The Institution’s Women’s Network

Here we profile the Institution’s newly formed Women’s Network, focusing on supporting and sharing knowledge, for all members, on all things engineering-related that matter to our female members.

New Institution group aims to encourage gender equality and diversity throughout the Institution and the engineering community.

That engineering has traditionally always been a male dominated career choice is well known - as reflected in the percentage of female Institution members, currently hovering around the 6% mark. A priority of the Institution is to encourage and develop equality and diversity throughout the engineering community, and one of the crucial inroads it seeks to make by way of this is to bring more women into the engineering fold.

As a precursor to this initiative, the Institution’s Equality and Diversity Steering Group (EDSG) was set up three years ago to promote equality and diversity in the profession. Its main objectives are:

  • To encourage a greater number of engineering professionals from diverse backgrounds to engage with the Institution
  • To identify and address any perceived barriers within the Institution and the engineering profession
  • To tender advice and make recommendations to the Trustee Board concerning the direction and strategy of the Institution in relation to Equality and Diversity
  • To develop and support the implementation of the Institution’s Equality and Diversity programme in line with the Institution’s strategic objectives.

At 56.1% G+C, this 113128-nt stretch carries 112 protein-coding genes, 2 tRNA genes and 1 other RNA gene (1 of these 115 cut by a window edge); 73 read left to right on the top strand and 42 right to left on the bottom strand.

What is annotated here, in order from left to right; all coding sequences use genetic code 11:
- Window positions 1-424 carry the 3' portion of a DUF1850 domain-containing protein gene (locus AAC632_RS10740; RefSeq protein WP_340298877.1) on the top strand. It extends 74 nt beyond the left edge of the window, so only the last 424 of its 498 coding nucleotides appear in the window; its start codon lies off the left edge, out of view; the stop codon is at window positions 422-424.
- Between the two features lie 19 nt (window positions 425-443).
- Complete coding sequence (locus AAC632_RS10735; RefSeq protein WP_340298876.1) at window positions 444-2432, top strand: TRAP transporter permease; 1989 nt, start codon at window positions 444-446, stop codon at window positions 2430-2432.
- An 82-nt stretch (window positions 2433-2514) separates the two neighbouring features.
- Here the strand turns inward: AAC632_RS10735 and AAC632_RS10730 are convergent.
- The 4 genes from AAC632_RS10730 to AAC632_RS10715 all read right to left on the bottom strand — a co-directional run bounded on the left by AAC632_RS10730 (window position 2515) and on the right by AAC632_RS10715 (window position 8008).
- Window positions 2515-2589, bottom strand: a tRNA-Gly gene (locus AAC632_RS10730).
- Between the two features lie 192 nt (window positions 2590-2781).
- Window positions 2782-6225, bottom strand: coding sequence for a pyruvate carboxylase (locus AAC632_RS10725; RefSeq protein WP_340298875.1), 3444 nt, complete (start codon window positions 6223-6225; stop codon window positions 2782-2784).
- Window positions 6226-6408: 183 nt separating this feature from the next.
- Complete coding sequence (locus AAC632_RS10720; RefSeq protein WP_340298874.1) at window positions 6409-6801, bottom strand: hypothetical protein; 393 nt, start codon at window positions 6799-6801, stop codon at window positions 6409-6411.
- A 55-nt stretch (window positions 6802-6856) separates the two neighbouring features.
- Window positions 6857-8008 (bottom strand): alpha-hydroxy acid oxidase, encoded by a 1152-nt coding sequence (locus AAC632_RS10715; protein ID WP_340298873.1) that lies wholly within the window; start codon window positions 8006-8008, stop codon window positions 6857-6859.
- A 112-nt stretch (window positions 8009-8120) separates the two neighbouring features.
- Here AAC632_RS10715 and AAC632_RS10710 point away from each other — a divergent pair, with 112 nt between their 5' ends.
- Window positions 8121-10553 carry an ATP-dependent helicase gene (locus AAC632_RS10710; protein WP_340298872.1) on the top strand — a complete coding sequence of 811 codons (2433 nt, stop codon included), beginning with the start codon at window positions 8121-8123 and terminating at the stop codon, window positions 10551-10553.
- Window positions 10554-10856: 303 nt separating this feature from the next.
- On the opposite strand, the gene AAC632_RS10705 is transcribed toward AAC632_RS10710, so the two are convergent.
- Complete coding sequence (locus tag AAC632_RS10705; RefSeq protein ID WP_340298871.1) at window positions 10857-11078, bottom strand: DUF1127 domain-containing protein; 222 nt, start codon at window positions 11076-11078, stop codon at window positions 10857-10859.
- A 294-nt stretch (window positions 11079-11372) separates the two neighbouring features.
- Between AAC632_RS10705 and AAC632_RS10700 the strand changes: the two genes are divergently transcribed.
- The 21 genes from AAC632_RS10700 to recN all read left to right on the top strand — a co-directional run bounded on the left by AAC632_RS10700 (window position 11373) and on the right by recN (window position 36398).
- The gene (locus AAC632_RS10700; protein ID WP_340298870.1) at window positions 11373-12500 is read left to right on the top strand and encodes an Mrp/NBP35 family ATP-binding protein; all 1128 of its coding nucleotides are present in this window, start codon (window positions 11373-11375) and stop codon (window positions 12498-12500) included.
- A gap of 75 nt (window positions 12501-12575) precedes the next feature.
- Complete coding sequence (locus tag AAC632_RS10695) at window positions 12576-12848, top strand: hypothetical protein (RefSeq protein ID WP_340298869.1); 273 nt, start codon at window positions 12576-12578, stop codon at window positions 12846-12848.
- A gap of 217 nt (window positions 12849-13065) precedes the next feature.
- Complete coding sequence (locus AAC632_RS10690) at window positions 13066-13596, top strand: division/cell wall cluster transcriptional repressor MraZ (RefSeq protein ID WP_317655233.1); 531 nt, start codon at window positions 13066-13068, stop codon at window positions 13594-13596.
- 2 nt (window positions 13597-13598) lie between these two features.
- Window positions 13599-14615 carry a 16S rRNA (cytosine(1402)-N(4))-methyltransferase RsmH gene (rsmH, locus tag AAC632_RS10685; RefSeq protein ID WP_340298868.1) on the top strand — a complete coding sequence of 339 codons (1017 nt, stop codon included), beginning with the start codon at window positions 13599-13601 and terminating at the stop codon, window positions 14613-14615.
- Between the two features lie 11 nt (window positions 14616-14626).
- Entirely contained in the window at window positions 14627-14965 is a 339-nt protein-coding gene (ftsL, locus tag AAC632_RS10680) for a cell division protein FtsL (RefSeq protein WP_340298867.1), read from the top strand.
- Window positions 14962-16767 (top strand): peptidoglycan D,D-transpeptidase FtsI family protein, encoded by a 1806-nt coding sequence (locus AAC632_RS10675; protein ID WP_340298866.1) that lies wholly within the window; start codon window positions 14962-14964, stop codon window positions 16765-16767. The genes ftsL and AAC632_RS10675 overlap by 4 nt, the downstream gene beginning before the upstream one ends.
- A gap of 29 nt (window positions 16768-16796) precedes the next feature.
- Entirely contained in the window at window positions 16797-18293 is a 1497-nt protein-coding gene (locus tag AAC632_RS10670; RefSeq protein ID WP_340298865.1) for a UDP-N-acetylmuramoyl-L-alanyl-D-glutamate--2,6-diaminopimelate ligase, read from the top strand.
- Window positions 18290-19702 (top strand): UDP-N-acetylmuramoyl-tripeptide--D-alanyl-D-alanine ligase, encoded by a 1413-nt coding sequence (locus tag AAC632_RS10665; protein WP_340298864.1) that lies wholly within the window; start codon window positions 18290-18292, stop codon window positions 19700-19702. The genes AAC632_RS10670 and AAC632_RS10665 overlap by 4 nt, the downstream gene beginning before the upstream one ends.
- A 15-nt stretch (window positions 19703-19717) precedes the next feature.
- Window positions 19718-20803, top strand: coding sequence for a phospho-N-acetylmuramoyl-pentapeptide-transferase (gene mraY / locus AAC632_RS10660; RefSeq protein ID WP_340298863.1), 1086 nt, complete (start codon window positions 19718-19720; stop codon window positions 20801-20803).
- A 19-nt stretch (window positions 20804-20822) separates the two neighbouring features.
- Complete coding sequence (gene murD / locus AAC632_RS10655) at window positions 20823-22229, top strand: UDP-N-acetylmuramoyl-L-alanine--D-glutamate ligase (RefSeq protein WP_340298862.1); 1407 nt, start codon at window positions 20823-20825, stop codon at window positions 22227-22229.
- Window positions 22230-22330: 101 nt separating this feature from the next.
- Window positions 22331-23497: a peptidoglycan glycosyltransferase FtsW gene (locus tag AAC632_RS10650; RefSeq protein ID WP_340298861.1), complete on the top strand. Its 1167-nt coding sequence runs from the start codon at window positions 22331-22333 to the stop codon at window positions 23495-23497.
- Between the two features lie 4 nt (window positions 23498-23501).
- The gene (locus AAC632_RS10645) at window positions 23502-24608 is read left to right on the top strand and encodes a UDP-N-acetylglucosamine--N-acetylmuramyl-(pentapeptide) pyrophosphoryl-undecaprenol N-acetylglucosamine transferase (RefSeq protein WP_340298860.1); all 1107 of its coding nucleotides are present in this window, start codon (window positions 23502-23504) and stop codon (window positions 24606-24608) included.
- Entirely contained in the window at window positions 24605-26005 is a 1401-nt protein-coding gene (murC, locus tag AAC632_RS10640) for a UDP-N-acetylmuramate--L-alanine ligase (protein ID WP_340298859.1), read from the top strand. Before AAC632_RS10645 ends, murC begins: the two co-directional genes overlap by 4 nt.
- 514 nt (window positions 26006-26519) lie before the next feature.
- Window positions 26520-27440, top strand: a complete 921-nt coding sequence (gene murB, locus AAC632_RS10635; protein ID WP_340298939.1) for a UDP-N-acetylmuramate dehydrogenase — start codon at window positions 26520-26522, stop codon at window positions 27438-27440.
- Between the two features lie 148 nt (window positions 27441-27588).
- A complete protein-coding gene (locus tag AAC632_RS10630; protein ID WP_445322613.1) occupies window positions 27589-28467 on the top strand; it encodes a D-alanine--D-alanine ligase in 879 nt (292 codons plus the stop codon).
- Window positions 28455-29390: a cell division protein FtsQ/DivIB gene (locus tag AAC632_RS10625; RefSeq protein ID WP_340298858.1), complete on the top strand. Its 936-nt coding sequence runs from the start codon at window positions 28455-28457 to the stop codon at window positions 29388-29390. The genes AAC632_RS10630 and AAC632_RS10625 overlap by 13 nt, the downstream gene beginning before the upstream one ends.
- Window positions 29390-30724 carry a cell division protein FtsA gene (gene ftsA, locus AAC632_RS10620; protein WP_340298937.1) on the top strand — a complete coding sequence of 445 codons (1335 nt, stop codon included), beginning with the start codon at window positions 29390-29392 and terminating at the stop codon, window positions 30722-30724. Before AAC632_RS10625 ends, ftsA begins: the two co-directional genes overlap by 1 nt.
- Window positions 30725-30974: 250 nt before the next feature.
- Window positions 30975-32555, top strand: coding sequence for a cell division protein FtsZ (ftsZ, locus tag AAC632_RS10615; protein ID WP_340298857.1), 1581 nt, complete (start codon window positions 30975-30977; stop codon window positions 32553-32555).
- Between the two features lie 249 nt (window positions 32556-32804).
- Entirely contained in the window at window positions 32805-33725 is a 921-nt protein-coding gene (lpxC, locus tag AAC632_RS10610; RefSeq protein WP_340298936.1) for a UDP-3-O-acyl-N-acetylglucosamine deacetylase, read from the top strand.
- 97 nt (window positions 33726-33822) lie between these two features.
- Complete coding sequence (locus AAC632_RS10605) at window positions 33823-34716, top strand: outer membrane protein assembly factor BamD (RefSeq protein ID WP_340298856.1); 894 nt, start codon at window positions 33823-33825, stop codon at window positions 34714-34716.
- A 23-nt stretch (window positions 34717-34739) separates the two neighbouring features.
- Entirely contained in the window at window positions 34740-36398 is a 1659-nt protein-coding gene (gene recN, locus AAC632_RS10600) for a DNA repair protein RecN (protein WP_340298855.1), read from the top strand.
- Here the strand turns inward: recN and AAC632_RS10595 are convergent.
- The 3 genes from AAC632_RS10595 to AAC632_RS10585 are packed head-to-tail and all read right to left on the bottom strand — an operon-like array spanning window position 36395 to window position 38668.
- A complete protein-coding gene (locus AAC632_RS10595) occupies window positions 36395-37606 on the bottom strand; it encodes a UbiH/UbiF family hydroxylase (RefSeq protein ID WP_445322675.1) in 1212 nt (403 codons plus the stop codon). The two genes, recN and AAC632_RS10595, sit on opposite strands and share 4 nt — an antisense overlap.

It was from these core values that the Women’s Network was developed. The network aims to facilitate the promotion and career development of women in engineering, and encourage the retention of female members across the Institution. It is an open group made up of both male and female engineers, who are either members or employees of the Institution, who have an avid interest in the aims and principles of the group.

Claire Malpas CEng MIMechE, who has been involved with the network since its inception, explained further: “In setting up this group we wanted to make the Institution more outward-looking, and remove any perceived barriers to career growth that women may encounter in the engineering profession. We noticed that other institutions had popular networks specifically for their female members, which served as a forum for female-specific advice and knowledge sharing.

 “There are issues that are particular to females that we like to discuss with others who offer the same or similar perspectives – for example, flexitime options that mirror family commitments. In setting up this network we hope that other professional females do not feel isolated or unsure with any issues they may face, professional or otherwise.”

The network is in its infancy stage, with around 30 members based in New Zealand, Australia and the Netherlands, as well as the UK. It is open to anyone with an interest in engineering, regardless of location or gender, and all are welcome to join, discuss, listen and learn from the discussions of this passionate and growing group.

If you would like to learn more, be a part of and contribute to this worthwhile endeavour, please join the Network’s LinkedIn group:

If you have any further questions about the Women’s Network and how it operates, please contact Volunteer Development Executive Michelle Cummings:

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